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Everything posted by PeppernPatches

  1. We have recently started a group studio and it was easy to split costs when 2-3 main people shared the kiln space evenly. We split the propane costs for the kiln, and the electric kiln for bisque shows the amount of electricity used. Supplies and maintenance costs are split too. But we are trying to figure out a formula for the future when more people get involved and there are different quantities of work being produced. The core members of the group order the materials, mix all the glazes, grind all the shelves, load and unload the kiln, keep the studio clean, etc. If a person wants to fire some pieces in the kiln, we are not sure what to charge ON TOP of the propane price. I see that some studios charge $0.09 per cu in, but I don't know how that is broken down. But what I would like to know is there a percentage formula anyone has worked out, that factors in all the materials, labor and wear and tear of the kiln? Would 20% on top of gas cost be a fair estimate? So ultimately, we would like the core members to pay for all the costs and split accordingly, and then excess monies paid for by the contributing guests would go into a "fund" that will be used for purchasing new materials or supplies. Would appreciate your feedback on this!
  2. Is this a satin clear glaze? I have the same problem with my satin clear glaze, it sometimes comes out glossy which I don't like.
  3. I like using Creamy matte and any kind of whites on this clay. Also I like baby blue lite matte and denim blue matte on black mountain. Here's a pic:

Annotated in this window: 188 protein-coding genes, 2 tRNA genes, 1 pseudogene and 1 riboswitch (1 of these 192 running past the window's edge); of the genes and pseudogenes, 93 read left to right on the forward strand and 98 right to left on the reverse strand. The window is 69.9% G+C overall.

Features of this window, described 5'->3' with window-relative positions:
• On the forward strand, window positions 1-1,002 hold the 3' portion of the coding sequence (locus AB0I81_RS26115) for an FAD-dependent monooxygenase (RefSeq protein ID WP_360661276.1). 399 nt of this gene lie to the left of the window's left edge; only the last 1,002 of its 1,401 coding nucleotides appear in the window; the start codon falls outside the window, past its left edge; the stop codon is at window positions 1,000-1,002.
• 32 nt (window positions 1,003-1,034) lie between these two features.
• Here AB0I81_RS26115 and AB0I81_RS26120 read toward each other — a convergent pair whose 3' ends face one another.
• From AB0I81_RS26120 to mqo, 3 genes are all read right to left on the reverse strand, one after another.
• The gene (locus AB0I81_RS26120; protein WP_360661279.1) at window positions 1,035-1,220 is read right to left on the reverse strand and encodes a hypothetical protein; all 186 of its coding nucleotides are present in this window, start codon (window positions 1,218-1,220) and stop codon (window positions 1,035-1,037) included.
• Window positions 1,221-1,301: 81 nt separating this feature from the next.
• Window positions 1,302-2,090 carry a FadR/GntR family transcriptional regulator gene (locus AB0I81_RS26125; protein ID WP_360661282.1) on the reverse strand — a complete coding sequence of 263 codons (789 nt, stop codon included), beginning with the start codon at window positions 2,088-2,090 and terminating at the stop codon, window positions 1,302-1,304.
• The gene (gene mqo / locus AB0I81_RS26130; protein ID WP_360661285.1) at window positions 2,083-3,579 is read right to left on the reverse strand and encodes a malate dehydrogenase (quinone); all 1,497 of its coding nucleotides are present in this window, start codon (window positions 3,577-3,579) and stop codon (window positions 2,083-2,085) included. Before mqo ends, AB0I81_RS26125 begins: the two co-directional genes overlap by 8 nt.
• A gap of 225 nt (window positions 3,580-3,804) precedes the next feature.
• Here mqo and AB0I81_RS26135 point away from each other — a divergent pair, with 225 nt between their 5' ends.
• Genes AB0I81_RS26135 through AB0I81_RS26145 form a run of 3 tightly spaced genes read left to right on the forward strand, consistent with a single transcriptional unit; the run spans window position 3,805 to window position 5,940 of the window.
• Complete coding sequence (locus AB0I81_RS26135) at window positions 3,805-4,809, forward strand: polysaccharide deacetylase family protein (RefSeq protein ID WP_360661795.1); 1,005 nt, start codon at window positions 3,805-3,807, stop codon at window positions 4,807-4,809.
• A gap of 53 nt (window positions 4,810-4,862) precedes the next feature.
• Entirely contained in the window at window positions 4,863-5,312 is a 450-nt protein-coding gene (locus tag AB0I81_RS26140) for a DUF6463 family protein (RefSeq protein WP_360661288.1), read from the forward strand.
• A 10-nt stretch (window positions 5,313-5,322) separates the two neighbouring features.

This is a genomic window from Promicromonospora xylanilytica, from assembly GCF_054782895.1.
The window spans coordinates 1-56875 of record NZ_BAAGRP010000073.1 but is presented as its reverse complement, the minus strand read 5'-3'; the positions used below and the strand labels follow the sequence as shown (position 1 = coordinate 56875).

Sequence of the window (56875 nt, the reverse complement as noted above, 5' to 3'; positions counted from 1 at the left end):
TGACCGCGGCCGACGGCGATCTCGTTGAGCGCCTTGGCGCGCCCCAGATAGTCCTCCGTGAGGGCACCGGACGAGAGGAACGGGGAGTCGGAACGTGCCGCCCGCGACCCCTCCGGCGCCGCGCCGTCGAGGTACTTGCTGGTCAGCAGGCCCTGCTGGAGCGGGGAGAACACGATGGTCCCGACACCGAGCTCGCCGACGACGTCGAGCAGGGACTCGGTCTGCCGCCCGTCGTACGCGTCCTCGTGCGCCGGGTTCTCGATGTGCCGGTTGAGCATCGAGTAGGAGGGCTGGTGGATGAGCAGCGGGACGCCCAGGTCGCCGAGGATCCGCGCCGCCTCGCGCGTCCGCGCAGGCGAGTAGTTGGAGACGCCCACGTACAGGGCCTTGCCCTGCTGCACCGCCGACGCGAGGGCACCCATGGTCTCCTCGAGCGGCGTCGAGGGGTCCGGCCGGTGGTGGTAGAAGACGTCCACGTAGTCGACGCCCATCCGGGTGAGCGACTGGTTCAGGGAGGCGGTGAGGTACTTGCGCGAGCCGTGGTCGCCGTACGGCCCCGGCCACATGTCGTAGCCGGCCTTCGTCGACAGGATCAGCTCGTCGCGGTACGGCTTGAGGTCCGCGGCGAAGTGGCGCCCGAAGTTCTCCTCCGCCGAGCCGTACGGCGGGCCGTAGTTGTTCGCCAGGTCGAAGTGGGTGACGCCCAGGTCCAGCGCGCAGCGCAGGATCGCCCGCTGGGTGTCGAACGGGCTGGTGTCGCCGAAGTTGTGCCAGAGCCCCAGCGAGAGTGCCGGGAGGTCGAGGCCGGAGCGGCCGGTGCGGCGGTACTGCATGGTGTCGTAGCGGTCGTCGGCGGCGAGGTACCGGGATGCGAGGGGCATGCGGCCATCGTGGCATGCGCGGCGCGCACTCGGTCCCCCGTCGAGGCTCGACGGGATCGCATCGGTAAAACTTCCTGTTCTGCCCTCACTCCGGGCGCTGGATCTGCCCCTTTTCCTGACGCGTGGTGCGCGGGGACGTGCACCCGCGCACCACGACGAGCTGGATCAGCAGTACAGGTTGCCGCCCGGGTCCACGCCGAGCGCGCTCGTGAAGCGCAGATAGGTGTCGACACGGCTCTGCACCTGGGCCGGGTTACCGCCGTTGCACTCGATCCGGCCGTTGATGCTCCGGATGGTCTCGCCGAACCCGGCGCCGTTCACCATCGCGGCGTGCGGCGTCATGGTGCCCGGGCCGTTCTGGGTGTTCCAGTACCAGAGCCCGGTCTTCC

4. YES, I would like a satin clear glaze that is transparent. The glossy clear liner is great because there's no cracking, the coverage is consistent and even, but it looks too shiny and plastic. I use both red and white clays. Mostly where I see a problem though, is with my red clay that I use white slip over, then I carve designs into the clay. I leave the outside unglazed, but the inside of the bowl needs clear glaze. See here: I will try adding a tiny bit of EPK to my existing batch to see if it makes a difference. Just wondering if anyone has a satin, semi-gloss recipe that s very different from my current glossy liner, for when I start a new batch. Thanks again!
  5. I have been mixing a Cone 6 clear gloss glaze that is very stable and consistent. It's a Glossy Clear Liner recipe (see below). However, the super shiny surface makes my pieces look "plasticy". It also changes the clay body color dramatically. I have two questions: 1) Does anyone know how to modify this recipe so it's less glossy? I don't want a matte finish. I would like something between satin and semi-gloss. 2) Will changing the sheen effect the clay body color somewhat? Thanks! GLOSSY CLEAR LINER 100G G-200 FELDSPAR 20 FERRO FRIT 3134 20 WOLLASTONITE 15 EPK KAOLIN 20 TALC 6 SILICA 19 TOTAL 100